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    • 5. Muvaffak Gozaydin  |  October 10, 2012 at 3:21 pm

      Colorado State University, Global Campus
      University of Freiburg in Germany
      University of Salzburg in Austria
      have accepted one course of UDACITY as a transferred credit toward their degree programs .

      Although I do not like UDACITY
      I am glad that these universities and colleges accepted an online course as a transferred credit for their degree programs .

      If a college finds it is valuable, they should accept any online certificate as transferred credit. Sure their check is important .

      I suggest to all colleges in the world ,
      ” accept the certificates of MITx + Harvardx as transferred credits in your degree programs ”
      If you want you can make another exam before your acceptance .
      That improves the quality of all colleges plus saves 10 % of the cost of the college for each course accepted.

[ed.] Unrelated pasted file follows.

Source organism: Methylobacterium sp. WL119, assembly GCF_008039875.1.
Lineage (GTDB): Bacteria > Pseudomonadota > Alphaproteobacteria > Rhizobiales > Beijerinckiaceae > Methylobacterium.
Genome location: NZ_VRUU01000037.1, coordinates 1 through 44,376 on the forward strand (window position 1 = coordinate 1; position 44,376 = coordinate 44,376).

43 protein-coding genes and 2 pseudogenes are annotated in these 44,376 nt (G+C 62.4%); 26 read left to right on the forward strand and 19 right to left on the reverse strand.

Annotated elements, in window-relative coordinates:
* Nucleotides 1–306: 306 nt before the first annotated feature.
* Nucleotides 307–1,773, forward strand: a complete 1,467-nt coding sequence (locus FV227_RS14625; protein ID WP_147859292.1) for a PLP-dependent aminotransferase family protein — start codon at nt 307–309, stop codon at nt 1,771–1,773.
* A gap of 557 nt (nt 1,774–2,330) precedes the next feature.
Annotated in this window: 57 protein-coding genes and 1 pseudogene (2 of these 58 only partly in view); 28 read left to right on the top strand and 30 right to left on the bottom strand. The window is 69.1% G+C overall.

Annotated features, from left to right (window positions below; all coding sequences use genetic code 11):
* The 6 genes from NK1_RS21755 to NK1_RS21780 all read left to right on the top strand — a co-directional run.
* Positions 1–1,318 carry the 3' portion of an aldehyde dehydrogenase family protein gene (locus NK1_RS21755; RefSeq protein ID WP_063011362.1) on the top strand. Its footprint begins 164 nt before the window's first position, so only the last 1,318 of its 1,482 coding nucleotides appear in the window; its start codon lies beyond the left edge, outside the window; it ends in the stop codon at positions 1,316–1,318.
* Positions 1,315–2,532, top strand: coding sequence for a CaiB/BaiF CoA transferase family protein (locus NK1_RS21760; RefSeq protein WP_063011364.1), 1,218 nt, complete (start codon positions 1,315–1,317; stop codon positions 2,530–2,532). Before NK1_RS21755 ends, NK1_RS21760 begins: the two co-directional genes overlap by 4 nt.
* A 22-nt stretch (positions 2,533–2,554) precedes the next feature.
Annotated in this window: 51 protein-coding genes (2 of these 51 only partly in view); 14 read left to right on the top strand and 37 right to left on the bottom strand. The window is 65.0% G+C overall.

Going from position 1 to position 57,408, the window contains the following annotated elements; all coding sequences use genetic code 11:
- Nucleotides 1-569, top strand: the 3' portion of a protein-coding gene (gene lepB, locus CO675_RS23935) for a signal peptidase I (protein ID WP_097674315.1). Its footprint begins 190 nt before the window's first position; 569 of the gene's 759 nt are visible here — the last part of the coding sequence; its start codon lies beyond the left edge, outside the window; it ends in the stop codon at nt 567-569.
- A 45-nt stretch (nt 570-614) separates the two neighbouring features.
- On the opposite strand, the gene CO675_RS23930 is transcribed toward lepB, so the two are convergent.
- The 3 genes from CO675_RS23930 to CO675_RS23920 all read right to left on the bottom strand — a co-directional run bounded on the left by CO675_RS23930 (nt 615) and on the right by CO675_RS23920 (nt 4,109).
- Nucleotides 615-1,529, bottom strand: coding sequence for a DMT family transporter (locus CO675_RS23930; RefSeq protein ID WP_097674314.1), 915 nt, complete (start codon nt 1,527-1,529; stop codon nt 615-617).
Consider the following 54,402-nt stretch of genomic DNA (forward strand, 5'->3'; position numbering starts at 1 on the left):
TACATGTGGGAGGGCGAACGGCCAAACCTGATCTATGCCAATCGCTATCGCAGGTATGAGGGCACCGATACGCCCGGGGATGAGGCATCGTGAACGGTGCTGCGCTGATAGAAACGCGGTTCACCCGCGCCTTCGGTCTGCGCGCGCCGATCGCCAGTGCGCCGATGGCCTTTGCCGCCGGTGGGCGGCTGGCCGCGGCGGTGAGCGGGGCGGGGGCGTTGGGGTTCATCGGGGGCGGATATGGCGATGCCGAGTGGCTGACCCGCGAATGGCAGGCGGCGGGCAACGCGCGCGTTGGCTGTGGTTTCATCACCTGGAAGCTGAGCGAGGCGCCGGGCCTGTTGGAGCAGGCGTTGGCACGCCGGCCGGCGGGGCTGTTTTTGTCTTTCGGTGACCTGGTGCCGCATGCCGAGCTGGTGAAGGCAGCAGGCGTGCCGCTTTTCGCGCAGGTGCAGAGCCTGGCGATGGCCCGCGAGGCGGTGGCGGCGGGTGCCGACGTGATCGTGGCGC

Plus it is nice to see in my transcript saying
      ” such and such courses were taken at MITx and Harvardx “

      Reply
  • 6. Steve  |  October 18, 2012 at 3:27 pm

    I am taking 6.00x with MITx and the statement that MOOC’s are just about lectures instead of books couldn’t be farther from the truth. So much time is wasted on campus and so few can actually afford to go to one.

    So far I have learned the old-fashioned way, by making mistakes and having to research the knowledge I need to figure out problems. These are graded automatically and one can cheat if one wishes; but the target market is those persons who need the knowledge, not the certificate.

    Besides, it is clear that MIT is studying us as much as we are studying the course content. Probably more. They are learning about learning on a scale that has never before been possible.

    Reply
  • […] the last three weeks, I’ve spent a day at MIT (talking to several MITx and edX researchers) and two days at Stanford (where just about everyone I met is teaching MOOCs in Coursera or […]